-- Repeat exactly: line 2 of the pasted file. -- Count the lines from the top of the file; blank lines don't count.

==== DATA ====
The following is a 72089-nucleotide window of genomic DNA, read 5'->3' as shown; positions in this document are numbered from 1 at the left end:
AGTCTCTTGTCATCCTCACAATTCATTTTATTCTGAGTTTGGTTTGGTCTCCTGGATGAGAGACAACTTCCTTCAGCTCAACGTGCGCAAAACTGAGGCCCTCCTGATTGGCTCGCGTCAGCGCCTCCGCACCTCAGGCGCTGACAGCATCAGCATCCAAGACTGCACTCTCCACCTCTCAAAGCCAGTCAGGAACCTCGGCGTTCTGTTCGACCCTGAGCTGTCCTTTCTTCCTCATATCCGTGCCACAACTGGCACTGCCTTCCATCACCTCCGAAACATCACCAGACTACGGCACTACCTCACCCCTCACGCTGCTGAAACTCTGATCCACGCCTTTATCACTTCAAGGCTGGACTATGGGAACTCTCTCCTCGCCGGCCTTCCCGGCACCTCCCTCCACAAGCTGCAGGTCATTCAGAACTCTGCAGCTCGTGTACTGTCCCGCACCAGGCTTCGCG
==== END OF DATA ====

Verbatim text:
AGTCTCTTGTCATCCTCACAATTCATTTTATTCTGAGTTTGGTTTGGTCTCCTGGATGAGAGACAACTTCCTTCAGCTCAACGTGCGCAAAACTGAGGCCCTCCTGATTGGCTCGCGTCAGCGCCTCCGCACCTCAGGCGCTGACAGCATCAGCATCCAAGACTGCACTCTCCACCTCTCAAAGCCAGTCAGGAACCTCGGCGTTCTGTTCGACCCTGAGCTGTCCTTTCTTCCTCATATCCGTGCCACAACTGGCACTGCCTTCCATCACCTCCGAAACATCACCAGACTACGGCACTACCTCACCCCTCACGCTGCTGAAACTCTGATCCACGCCTTTATCACTTCAAGGCTGGACTATGGGAACTCTCTCCTCGCCGGCCTTCCCGGCACCTCCCTCCACAAGCTGCAGGTCATTCAGAACTCTGCAGCTCGTGTACTGTCCCGCACCAGGCTTCGCG